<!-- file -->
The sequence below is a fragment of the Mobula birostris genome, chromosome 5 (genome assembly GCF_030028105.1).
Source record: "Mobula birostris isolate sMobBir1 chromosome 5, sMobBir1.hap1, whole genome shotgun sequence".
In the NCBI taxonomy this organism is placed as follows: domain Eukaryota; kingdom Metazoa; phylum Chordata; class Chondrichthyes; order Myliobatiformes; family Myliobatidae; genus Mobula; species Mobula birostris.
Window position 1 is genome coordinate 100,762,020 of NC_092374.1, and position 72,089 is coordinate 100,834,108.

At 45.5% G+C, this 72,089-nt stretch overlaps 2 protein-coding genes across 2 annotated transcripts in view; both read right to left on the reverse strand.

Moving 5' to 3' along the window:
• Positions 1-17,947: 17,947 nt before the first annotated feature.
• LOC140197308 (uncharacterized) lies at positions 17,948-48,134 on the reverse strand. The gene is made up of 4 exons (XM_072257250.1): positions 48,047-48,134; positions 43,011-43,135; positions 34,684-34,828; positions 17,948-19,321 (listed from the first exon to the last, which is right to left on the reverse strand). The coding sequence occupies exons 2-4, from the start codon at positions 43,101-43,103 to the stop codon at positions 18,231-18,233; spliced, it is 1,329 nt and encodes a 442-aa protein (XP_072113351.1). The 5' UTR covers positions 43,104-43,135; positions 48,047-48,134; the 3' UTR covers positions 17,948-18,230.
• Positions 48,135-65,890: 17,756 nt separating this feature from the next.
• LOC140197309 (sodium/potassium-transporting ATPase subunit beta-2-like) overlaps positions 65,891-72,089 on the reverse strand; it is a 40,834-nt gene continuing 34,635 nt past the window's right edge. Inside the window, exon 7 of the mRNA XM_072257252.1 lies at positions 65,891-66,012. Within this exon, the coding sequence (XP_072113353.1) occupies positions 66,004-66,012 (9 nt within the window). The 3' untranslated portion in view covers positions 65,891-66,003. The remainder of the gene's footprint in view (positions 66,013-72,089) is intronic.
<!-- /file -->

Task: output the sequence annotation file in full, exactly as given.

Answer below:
The sequence below is a fragment of the Mobula birostris genome, chromosome 5 (genome assembly GCF_030028105.1).
Source record: "Mobula birostris isolate sMobBir1 chromosome 5, sMobBir1.hap1, whole genome shotgun sequence".
In the NCBI taxonomy this organism is placed as follows: domain Eukaryota; kingdom Metazoa; phylum Chordata; class Chondrichthyes; order Myliobatiformes; family Myliobatidae; genus Mobula; species Mobula birostris.
Window position 1 is genome coordinate 100,762,020 of NC_092374.1, and position 72,089 is coordinate 100,834,108.

At 45.5% G+C, this 72,089-nt stretch overlaps 2 protein-coding genes across 2 annotated transcripts in view; both read right to left on the reverse strand.

Moving 5' to 3' along the window:
• Positions 1-17,947: 17,947 nt before the first annotated feature.
• LOC140197308 (uncharacterized) lies at positions 17,948-48,134 on the reverse strand. The gene is made up of 4 exons (XM_072257250.1): positions 48,047-48,134; positions 43,011-43,135; positions 34,684-34,828; positions 17,948-19,321 (listed from the first exon to the last, which is right to left on the reverse strand). The coding sequence occupies exons 2-4, from the start codon at positions 43,101-43,103 to the stop codon at positions 18,231-18,233; spliced, it is 1,329 nt and encodes a 442-aa protein (XP_072113351.1). The 5' UTR covers positions 43,104-43,135; positions 48,047-48,134; the 3' UTR covers positions 17,948-18,230.
• Positions 48,135-65,890: 17,756 nt separating this feature from the next.
• LOC140197309 (sodium/potassium-transporting ATPase subunit beta-2-like) overlaps positions 65,891-72,089 on the reverse strand; it is a 40,834-nt gene continuing 34,635 nt past the window's right edge. Inside the window, exon 7 of the mRNA XM_072257252.1 lies at positions 65,891-66,012. Within this exon, the coding sequence (XP_072113353.1) occupies positions 66,004-66,012 (9 nt within the window). The 3' untranslated portion in view covers positions 65,891-66,003. The remainder of the gene's footprint in view (positions 66,013-72,089) is intronic.